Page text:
King Abdullah II said a panel he named earlier this year has recommended the creation of a constitutional court
King Abdullah II, pictured in June 2011, on Sunday said a panel he named earlier this year has recommended the creation of a constitutional court as a key step to achieve social and political reforms in Jordan. © Sergei Supinsky - AFP/File
King Abdullah II said a panel he named earlier this year has recommended the creation of a constitutional court
AFP
Last updated: August 20, 2011

Jordan king unveils constitutional reform proposals

King Abdullah II on Sunday said a panel he named earlier this year has recommended the creation of a constitutional court as a key step to achieve social and political reforms in Jordan.

Proposals made by the Royal Committee on Constitutional Review are "solid proof of Jordan's ability to revitalise itself and its legislation and approach the future with a vision of social and political reform," the king said.

He tasked the committee in April with drawing up recommendations to push for social and political reform amid streets protests calling for change in the country, after Arab uprisings unseated veteran leaders in Tunisia and Egypt and shook other countries in the region.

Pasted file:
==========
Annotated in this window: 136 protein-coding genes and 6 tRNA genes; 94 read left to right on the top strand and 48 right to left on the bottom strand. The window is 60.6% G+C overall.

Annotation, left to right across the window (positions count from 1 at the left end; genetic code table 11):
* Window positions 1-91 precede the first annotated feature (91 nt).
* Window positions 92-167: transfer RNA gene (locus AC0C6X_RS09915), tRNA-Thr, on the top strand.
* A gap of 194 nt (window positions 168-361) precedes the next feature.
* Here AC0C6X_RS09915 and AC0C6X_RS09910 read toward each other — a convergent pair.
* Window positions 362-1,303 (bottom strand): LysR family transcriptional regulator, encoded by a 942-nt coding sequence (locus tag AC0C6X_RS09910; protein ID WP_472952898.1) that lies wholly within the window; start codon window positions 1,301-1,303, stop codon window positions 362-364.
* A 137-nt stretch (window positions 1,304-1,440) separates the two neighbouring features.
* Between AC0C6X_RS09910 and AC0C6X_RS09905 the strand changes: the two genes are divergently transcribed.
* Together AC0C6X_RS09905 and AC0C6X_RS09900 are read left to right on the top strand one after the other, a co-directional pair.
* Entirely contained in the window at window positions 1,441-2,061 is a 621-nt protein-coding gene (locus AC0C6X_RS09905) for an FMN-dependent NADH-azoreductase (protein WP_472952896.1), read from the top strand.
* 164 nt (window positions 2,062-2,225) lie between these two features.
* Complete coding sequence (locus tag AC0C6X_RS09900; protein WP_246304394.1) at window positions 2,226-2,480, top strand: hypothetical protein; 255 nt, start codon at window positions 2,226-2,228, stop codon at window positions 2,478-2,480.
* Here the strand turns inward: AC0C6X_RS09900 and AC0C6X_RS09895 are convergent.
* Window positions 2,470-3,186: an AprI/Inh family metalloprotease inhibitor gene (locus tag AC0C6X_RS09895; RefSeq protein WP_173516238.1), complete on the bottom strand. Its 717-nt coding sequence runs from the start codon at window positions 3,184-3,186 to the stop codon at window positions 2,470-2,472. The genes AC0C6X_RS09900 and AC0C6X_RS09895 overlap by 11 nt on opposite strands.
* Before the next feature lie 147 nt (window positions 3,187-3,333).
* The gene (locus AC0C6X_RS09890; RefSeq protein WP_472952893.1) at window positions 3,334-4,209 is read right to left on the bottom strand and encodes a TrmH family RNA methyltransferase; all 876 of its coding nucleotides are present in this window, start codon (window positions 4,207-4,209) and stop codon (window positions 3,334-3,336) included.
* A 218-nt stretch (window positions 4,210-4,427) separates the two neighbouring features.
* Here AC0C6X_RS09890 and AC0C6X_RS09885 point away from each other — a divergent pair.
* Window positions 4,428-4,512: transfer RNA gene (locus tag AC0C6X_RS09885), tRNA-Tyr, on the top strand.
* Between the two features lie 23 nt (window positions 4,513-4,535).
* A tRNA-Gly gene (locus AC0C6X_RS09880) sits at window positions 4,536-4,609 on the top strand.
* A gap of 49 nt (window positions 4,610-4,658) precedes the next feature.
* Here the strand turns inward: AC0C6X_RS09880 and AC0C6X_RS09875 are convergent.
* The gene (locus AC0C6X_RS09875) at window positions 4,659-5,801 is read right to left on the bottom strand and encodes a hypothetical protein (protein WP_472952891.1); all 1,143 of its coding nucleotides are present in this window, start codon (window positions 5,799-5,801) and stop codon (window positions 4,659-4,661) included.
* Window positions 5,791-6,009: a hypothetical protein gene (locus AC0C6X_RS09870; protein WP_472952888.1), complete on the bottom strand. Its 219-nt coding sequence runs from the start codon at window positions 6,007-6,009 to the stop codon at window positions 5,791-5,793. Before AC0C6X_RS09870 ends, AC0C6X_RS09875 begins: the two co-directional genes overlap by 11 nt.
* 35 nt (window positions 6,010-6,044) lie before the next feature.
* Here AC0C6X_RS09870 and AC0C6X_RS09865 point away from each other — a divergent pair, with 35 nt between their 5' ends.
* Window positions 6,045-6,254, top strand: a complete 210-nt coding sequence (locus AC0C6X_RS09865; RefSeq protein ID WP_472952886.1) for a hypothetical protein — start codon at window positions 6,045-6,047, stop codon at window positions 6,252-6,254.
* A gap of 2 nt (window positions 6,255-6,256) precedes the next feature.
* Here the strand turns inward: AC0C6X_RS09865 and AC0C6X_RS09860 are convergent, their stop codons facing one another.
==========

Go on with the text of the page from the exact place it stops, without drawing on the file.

"One of the major proposals is the establishment of a constitutional court to rule on the constitutionality of legislation and consolidate the judiciary's role as the authority that safeguards the constitutionality of legislation," the king told statesmen and journalists at an iftar meal to break the Ramadan fast, a palace statement said.

He said the panel suggested lowering the age of candidates for parliament from 35 to 25 in a bid to appeal to Jordan's youths who represent 70 percent of the country's population of more than six million.

"To reinforce the role of youth in public and parliamentary life, the minimum age of candidacy for the Lower House has been lowered to 25 years...," the king said.

Inspired by their peers in Egypt and Tunisia, Jordanian youths have joined the Islamist opposition and other groups in the kingdom in demanding economic and political reforms including a new electoral law and an elected prime minister.

"Amending the constitution will proceed in accordance with the appropriate constitutional processes and within a timeframe we hope would not exceed one month...," the king said.

"We assert that the roadmap of political reform will be achieved within a timeframe that observes institutional processes and the existing constitutional channels, and no later than the fourth quarter of this year."

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